the killers

    Why They Might Do It: Little girls love The Killers. Since the various children of Phish won’t be able to Trick or Treat on Halloween night, the boys from Vermont will do everything they can to look cool in front of their kids. With Hot Fuss, they can do that, while not selling their souls by covering something as dreadful and uninspired as the guy whose Dad played Jason Seaver on Growing Pains. This is also a great chance to stretch “Somebody Told Me” into Tahoe “Tweezer” territory, because that’s something the world really needs in 2013. With Fish typically taking vocals during Halloween gigs, we feel “On Top” would be appropriate, because do you really think Jon is a bottom? Another added bonus is the fact The Killers only have four members and plenty of keyboards, so Page will actually have something to do besides eat sandwiches and watch re-runs of House.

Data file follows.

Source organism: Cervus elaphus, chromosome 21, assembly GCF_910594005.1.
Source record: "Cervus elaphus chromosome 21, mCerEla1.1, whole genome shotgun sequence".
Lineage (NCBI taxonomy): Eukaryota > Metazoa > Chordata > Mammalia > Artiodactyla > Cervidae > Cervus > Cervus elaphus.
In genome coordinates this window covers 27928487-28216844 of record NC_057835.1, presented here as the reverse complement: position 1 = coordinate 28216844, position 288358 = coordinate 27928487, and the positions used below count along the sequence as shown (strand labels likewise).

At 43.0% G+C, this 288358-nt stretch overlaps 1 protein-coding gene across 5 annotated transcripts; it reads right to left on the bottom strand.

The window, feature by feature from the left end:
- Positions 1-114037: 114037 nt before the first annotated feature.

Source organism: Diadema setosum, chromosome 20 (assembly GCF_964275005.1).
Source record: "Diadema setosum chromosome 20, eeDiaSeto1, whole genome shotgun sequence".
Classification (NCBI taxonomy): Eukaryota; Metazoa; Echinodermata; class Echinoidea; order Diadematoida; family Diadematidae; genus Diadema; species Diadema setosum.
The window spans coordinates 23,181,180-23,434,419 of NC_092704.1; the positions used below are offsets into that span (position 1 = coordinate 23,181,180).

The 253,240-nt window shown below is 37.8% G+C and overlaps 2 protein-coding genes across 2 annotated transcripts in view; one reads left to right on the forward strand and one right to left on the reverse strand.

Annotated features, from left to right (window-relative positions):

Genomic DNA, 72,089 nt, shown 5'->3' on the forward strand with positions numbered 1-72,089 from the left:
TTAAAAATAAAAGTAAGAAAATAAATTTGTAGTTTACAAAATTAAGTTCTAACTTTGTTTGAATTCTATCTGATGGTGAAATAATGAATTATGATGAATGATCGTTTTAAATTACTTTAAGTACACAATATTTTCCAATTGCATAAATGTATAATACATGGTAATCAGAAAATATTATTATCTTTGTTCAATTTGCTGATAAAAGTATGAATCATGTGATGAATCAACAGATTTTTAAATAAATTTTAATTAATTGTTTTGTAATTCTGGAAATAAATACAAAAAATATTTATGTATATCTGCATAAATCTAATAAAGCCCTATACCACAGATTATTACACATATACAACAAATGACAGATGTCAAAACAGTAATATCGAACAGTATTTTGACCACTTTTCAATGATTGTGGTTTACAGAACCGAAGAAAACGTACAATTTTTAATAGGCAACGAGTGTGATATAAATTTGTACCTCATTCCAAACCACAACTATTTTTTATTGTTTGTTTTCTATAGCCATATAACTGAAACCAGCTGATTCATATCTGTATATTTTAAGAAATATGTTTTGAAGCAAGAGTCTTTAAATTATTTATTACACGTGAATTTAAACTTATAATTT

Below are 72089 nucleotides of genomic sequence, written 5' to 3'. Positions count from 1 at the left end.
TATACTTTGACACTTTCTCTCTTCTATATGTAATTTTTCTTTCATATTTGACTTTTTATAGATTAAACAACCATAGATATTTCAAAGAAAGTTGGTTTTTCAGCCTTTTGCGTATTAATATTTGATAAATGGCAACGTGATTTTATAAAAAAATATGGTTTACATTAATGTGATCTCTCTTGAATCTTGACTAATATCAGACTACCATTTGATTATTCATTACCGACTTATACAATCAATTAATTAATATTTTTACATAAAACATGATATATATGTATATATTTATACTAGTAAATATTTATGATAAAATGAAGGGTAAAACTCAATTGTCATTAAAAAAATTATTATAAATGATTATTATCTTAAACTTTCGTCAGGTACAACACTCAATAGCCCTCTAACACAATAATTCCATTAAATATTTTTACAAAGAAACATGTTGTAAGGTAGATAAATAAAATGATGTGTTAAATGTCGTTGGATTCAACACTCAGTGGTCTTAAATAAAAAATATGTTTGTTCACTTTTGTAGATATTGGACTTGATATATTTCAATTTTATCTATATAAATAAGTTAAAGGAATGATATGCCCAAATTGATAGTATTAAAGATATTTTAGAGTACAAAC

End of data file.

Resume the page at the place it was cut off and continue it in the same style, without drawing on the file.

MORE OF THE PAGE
Why They Probably Won’t Do It: The biggest challenge facing Phish in covering Hot Fuss is the structural integrity of Boardwalk Hall. With the thunderous bass line opening of the albums first song, “Jenny Was A Friend Of Mine”, we all know Mike Gordon could destroy the building before Anastasio gets the opportunity to flub lyrics about ‘fights on the promenade in the rain.’ Could you imagine checking the Phish From The Road Instagram feed to discover that the only survivor was Antelope Greg? Another problem with this album cover is the entire second half. With the first half of the album featuring all the hits, chances are phans would sneak out during the second half of the set in hopes of getting another round of beers before Phish returns to being the profitable 90’s nostalgia act that we have grown to love since that Barry guy from Illinois failed to deliver the Change he promised us.